I was watching David Mamet’s “House of Games” the other day — more specifically, I was listening to the David Mamet/Ricky Jay commentary track. Jay’s patter is interesting; he’s presenting himself as an expert on confidence games, but 90% of what he says is straight out of David Maurer’s “The Big Con” (TBC). By this I mean that I believe that I could, based upon my knowledge of that single book, have stood in for him on the commentary track, and done as good a job of presenting myself as an expert as he does. That said, he does present one very interesting idea that I don’t remember reading in TBC: A con man should never take more than his victim can afford to lose.
Before we get to the new idea, a few words about the familiarity of much of what Jay has to say. As I see it, there are four possible explanations for the great similarity (down to the specific words) between Jay’s account of the con game, and the descriptions in TBC:
- TBC is remarkably accurate, and the essentials (and language) of the confidence game haven’t changed in over 70 years. Jay’s descriptions therefore match those of the book.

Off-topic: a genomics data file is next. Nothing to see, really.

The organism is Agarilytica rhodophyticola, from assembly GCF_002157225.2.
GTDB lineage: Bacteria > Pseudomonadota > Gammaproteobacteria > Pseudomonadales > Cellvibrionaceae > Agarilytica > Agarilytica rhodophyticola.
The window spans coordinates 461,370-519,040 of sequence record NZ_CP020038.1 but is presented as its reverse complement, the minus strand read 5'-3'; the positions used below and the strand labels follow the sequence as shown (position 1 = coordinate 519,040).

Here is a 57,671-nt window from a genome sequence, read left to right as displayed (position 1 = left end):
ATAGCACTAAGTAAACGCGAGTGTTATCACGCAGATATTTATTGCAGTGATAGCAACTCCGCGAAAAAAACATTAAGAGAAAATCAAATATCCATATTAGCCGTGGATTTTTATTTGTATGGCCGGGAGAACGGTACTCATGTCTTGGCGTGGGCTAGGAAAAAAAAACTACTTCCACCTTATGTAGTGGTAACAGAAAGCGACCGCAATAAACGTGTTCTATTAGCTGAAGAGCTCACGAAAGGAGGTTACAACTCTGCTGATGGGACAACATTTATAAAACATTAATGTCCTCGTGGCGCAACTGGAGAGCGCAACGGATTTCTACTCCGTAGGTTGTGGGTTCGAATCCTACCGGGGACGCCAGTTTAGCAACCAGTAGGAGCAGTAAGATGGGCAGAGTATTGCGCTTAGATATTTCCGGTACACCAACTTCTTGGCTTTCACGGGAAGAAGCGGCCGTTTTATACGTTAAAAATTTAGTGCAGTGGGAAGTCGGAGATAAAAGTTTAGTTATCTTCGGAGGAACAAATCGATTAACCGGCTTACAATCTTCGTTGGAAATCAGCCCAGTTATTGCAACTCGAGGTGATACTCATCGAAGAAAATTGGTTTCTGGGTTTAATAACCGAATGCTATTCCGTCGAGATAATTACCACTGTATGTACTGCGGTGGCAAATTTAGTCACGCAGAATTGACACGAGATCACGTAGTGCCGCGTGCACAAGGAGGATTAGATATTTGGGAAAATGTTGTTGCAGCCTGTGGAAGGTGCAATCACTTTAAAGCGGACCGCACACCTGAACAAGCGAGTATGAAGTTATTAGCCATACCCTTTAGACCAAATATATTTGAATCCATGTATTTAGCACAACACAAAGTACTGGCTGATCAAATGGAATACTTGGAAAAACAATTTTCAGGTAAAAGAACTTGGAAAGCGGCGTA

- Jay doesn’t really have any special knowledge of the con game; he’s in show biz! He flipped through TBC, and incorporated it into his persona/act.
- Jay does know something about the con game, but isn’t about to tell the savages. He just recycled the 70 year old material in TBC for the commentary track.
- No con man ever levels with an outsider; there’s a traditional line of bull fed to the curious — to Maurer 70 years ago, and by (or to) Jay today.
I make no odds, I just outline the options as I see them.
However, as I said, Jay does introduce one point I don’t remember reading in TBC: A con man should never take more than his victim can afford to lose. This strikes me as an important notion in general; what matters in life is not just what you can do, but what you can get away with. Sometimes you have to do things that other people will not like. There are, however, degrees of displeasure, and it’s a mistake to take a blanket “in for a penny, in for a pound” view when it comes to giving offense.